In 1988, hundreds of federal district judges were suddenly confronted with the need to render a decision on the constitutionality of the Sentencing Reform Act and the newly promulgated criminal Sentencing Guidelines. Never before has a question of such importance and involving such significant issues of constitutional law mandated the immediate and simultaneous attention of such a large segment of the federal trial bench. Accordingly, this event provides an archetypal model for exploring the influence of social background, ideology, judicial role and institution, and other factors on judicial decisionmaking. Based upon a unique set of written decisions involving an identical legal problem, the authors have produced an unprecedented empirical study of judicial reasoning in action. By exploiting this treasure trove of data, the authors have looked deeper into the judicial mind and observed the emergence of influences upon the manner in which a judge examined the constitutional issues, adopted a constitutional theory, and engaged in legal reasoning.
Volume 73, Number 5
Perhaps no concept in tax law is so well established, and yet so widely criticized, as realization, the rule that defers tax on appreciated property until it is sold. In this Article, Professor Schizer offers a new justification for realization: It is a subsidy for savings. The recent reduction in the capital gains tax rate suggests that Congress wants such a subsidy, the author observes. He then argues that realization has a significant advantage as a subsidy. It is credible, in that taxpayers expect it to strive long enough for them to collect it This is important, Professor Schizer then argues, because realization offers taxpayers no benefit when an investment is made. It offers only the government’s word-a promise, in essence-that unrealized appreciation will not be taxed. The author then demonstrates that even though the government remains free to renege on this promise taxpayers will not expect this for reasons rooted in history, administrability, and politics. Taxpayers thus will have more confidence in realization than in another “promise” subsidy, a low capital gains rate. Notwithstanding this advantage, the author then points out, realization has unique disadvantages, such as the tendency to lock investors into particular investments, and also shares efficiency and equity concerns common to all savings subsidies.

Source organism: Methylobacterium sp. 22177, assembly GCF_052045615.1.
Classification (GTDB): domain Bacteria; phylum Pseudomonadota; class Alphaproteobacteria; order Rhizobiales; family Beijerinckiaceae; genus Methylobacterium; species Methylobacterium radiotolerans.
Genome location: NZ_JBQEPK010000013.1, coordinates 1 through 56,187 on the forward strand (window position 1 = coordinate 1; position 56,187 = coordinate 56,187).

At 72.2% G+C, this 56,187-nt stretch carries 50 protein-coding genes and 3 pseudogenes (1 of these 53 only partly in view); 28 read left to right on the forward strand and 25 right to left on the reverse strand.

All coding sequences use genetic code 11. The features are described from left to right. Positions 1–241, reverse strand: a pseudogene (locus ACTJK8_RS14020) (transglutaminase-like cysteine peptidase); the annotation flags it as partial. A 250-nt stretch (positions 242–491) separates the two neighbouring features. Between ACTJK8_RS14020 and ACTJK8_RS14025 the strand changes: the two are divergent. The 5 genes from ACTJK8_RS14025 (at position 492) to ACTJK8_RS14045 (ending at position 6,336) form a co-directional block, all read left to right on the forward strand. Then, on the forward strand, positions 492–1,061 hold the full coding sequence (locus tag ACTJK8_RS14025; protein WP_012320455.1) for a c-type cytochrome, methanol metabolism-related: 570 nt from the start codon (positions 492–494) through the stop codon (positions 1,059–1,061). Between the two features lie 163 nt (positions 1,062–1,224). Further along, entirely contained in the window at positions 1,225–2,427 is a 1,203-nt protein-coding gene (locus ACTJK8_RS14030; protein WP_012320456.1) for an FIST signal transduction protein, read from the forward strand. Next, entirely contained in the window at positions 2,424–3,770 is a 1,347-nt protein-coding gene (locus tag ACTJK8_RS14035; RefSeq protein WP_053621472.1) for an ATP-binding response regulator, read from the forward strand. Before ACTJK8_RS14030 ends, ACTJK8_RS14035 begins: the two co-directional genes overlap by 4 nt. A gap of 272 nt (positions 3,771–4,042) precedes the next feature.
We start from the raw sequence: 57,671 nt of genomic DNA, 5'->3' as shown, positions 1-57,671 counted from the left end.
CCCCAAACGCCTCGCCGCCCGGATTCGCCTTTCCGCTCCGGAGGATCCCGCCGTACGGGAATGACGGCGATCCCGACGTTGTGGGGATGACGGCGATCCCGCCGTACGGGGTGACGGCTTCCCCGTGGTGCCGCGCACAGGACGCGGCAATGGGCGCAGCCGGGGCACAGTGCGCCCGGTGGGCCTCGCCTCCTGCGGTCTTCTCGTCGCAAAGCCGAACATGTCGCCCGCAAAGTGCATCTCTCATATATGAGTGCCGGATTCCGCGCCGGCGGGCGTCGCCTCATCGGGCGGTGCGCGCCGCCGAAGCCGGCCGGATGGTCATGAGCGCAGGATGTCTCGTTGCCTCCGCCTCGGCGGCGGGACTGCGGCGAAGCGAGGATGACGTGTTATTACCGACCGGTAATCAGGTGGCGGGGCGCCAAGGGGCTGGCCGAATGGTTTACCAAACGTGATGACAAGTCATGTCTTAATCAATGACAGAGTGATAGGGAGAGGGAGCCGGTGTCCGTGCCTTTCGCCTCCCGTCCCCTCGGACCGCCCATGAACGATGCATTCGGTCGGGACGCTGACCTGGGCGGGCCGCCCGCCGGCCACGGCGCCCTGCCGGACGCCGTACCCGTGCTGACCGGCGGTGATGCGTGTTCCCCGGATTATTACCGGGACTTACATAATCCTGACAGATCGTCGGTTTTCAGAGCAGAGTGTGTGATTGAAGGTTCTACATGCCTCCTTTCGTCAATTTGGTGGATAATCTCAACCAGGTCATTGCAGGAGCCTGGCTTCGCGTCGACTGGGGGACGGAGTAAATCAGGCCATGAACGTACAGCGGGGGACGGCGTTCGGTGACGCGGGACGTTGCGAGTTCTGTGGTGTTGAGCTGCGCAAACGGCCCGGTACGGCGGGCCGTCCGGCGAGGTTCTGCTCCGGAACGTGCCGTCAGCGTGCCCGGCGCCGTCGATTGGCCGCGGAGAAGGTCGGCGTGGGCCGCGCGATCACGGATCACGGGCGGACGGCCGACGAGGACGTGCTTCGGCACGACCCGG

This Article analyzes the economic incentives countries face in selecting an antitrust policy. It demonstrates that, in the presence of international trade, antitrust policies chosen by national governments will generally not lead to an outcome that is desirable from an international perspective. Professor Guzman identifies the reasons why national policies are different from the optimal global policy and shows how the direction of the deviation from the optimal policy depends on trade patterns and the extent to which national laws are applied extraterritorially. The author concludes that; although international agreement is not impossible, the prospects for substantive cooperation on international antitrust policy are slight. Unlike trade policy, an international agreement on antitrust policy would benefit some countries at the expense of others. The Article identifies tie potential winners and losers from such an agreement and points out that because international compensatory transfer payments are unlikely, an agreement will be difficult to achieve. Recognizing that agreement is nevertheless desirable to avoid welfare losses associated with a noncooperative approach to international antitrust policy Professor Guzman analyzes the fora in which antitrust agreements are most likely to be negotiated and assesses tire likelihood of success in each forum. Because concessions in other areas of negotiation may be necessary to compensate countries that will suffer a loss under a cooperative antitrust policy, the analysis suggests that negotiations on antitrust policy should be combined with the negotiations of other issues.
Part I of this Note explores the problem of judicial vacancies. By demonstrating the extent to which such vacancies are effecting the federal judiciary, Part I seeks to show why judicial intervention is warranted. This Part also discusses the remedies that would be available to a federal court should an action be brought. In Part II, this Note analyzes possible theories under which a claim may be brought. It first looks at the history and meaning of the Advice and Consent Clause of the Constitution, arguing that the Senate’s failure to fulfill its advice and consent role is a violation of the doctrine of separation of powers. Part II then explores the possibility that the Senate’s confirmation role should be judicially enforced under a theory of legislative due process. Finally, Part II shows that Senate inaction may rise to the level of a de facto repeal of legislation establishing the size of the federal court system, thus violating the constitutional requirements of bicameralism and presentment. Part III discusses several procedural obstacles that such an action would face, and suggests the theory of “underenforcement” as an alternative should a judicial remedy not be feasible. More specifically, Part Ill argues that the standing requirement, the Speech or Debate Clause of the Constitution, and the political question doctrine should not preclude judicial action in this situation.